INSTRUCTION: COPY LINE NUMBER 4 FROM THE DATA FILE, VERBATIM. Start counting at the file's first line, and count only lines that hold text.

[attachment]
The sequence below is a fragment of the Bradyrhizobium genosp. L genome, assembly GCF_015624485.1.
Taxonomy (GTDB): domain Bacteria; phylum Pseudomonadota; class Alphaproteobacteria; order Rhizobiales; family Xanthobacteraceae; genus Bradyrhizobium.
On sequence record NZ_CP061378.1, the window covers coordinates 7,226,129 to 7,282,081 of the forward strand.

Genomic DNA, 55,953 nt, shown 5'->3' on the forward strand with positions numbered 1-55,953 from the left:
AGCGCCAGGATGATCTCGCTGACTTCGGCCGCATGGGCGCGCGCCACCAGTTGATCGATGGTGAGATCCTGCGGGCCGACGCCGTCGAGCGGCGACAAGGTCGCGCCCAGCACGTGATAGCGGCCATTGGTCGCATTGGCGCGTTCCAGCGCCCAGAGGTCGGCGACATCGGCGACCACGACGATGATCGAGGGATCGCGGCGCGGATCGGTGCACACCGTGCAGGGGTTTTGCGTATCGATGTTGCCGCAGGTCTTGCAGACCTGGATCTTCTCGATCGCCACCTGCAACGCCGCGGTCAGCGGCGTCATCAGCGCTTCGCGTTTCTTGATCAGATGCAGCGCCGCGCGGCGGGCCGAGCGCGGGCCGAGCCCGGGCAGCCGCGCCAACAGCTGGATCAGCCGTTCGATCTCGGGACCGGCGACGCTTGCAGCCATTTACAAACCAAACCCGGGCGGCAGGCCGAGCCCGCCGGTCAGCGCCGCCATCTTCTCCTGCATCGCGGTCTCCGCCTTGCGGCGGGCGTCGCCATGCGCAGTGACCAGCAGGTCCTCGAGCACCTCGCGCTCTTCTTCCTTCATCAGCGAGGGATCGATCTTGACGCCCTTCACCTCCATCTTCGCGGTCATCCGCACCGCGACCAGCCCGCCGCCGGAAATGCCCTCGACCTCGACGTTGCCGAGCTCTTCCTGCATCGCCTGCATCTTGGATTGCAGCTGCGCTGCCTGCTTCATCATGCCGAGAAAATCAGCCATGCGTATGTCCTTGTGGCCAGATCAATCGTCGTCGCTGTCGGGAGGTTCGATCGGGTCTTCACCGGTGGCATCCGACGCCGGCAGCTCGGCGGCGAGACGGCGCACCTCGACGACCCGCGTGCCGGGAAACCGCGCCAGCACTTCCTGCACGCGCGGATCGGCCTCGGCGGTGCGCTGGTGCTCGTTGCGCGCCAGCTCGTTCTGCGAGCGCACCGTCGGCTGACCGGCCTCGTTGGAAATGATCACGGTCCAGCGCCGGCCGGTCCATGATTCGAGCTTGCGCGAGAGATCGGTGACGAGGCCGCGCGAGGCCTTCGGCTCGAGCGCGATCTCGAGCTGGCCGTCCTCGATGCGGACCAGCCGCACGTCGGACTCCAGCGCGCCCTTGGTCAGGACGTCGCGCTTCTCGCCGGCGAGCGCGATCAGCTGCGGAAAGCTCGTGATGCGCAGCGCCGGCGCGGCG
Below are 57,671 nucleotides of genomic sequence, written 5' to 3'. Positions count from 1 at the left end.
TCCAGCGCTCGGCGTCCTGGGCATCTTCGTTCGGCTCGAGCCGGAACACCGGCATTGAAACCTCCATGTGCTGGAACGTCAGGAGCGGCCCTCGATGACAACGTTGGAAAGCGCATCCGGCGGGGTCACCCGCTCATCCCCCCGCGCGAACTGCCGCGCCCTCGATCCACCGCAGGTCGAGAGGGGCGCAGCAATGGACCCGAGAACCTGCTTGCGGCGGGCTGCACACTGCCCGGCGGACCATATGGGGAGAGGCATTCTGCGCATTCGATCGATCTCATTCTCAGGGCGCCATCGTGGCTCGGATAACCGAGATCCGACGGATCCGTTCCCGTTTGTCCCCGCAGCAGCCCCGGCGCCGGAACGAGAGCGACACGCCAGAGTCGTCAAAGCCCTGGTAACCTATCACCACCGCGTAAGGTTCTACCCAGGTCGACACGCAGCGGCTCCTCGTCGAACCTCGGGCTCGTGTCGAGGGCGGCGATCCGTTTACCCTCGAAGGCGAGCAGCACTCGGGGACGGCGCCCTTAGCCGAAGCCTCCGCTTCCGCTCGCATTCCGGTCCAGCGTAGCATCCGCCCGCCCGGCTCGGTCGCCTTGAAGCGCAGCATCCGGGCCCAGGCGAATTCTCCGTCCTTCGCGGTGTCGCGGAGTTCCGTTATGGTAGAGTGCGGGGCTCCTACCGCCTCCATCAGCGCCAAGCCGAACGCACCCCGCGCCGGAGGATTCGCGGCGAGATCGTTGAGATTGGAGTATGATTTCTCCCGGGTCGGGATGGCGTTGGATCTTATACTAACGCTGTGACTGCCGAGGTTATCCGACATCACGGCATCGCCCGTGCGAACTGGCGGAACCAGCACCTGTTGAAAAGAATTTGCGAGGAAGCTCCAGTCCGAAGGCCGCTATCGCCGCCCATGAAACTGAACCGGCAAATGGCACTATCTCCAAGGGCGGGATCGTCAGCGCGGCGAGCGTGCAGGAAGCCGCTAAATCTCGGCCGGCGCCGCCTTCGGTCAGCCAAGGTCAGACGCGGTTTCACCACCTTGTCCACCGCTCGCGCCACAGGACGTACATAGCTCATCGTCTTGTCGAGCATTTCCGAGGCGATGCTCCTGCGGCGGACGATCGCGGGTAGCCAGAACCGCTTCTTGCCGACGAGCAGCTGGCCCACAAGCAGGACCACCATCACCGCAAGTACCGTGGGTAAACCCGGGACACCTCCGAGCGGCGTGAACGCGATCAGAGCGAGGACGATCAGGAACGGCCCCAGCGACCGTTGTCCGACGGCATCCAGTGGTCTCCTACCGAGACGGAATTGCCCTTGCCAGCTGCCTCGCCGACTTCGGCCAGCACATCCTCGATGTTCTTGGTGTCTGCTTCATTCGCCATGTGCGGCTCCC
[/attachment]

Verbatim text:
Genomic DNA, 55,953 nt, shown 5'->3' on the forward strand with positions numbered 1-55,953 from the left: